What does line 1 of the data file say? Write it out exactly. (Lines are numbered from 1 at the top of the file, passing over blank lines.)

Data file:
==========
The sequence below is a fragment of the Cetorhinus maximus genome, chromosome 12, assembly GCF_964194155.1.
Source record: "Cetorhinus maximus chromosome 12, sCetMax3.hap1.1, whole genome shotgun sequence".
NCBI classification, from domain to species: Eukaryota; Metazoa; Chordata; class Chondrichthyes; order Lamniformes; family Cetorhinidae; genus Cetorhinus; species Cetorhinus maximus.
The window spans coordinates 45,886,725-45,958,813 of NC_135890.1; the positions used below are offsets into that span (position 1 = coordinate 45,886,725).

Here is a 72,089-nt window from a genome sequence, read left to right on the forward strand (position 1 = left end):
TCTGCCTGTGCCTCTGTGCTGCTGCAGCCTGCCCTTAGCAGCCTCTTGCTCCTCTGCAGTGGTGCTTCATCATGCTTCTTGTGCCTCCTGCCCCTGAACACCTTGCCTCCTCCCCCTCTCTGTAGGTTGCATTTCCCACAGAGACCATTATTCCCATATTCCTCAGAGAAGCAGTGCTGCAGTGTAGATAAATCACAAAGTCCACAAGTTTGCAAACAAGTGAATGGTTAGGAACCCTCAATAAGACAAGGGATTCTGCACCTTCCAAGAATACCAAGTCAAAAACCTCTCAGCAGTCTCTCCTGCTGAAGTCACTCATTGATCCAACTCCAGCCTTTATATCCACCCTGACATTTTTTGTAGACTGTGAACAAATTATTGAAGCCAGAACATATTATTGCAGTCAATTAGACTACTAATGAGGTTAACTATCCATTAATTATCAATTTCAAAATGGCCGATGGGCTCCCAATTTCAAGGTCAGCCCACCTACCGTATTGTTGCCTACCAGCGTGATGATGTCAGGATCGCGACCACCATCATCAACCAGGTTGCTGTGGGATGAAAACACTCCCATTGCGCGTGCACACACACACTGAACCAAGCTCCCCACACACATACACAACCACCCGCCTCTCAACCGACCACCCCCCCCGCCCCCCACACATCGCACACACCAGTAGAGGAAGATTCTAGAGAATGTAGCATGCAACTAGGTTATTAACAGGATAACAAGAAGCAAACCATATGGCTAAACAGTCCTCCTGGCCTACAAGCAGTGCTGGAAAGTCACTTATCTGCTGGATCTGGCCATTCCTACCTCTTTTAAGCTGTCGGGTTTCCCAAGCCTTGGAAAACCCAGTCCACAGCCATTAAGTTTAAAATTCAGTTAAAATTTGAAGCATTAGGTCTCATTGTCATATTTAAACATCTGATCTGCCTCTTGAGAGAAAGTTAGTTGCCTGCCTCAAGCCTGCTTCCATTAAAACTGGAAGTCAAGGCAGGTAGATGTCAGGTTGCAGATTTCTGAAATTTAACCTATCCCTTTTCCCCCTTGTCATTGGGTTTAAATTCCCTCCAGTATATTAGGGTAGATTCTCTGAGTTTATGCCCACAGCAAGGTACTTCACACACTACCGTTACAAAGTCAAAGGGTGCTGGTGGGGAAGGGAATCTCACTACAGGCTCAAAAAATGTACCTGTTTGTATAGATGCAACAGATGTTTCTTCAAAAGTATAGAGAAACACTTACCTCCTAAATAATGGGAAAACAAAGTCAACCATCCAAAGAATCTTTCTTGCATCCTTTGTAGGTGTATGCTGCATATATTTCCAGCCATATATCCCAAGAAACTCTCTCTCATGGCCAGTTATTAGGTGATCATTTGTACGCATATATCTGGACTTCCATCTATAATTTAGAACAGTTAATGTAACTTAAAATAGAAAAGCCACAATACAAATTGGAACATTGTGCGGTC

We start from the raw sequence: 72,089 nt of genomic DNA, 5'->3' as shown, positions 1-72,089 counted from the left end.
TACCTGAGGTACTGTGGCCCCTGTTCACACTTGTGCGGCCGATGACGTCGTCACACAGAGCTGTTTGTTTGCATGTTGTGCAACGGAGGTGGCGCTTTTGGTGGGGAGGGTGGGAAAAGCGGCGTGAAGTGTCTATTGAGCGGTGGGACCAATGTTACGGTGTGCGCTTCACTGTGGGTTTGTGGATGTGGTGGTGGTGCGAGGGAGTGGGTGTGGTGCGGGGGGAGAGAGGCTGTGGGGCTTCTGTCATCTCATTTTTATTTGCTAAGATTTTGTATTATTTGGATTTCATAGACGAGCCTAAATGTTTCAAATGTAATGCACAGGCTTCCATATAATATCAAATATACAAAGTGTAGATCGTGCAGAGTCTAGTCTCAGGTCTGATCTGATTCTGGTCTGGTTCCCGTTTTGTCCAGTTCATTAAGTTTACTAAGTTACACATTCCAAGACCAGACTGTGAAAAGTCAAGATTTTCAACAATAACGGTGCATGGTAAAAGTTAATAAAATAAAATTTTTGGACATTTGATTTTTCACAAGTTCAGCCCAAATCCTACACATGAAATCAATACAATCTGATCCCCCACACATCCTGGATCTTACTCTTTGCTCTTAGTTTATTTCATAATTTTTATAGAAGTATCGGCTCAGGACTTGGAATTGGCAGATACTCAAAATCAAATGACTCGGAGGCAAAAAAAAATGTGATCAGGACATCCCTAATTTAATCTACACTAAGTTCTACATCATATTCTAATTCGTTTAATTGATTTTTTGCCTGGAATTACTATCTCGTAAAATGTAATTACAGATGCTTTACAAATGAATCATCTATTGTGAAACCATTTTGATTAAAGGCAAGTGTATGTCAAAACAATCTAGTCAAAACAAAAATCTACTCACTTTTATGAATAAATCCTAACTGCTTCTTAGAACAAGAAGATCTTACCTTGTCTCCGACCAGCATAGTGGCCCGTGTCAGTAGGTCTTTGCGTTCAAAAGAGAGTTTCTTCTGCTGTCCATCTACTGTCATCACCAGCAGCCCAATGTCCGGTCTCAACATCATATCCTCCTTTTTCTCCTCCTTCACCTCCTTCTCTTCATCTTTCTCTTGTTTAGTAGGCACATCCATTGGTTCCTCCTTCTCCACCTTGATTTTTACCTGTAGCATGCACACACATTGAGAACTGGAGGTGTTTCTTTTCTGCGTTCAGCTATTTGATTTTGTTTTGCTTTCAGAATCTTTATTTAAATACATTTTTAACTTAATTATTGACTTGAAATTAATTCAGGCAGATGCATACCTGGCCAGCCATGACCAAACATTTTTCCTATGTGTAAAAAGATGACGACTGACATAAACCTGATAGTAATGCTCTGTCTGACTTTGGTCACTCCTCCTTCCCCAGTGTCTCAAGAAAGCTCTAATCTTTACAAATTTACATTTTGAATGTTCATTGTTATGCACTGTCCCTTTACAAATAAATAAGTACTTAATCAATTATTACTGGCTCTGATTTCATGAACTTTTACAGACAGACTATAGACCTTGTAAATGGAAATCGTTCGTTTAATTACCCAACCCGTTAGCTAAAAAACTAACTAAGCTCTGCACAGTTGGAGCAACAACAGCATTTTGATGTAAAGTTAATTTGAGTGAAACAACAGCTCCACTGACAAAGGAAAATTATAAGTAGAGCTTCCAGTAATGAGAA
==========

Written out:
The sequence below is a fragment of the Cetorhinus maximus genome, chromosome 12, assembly GCF_964194155.1.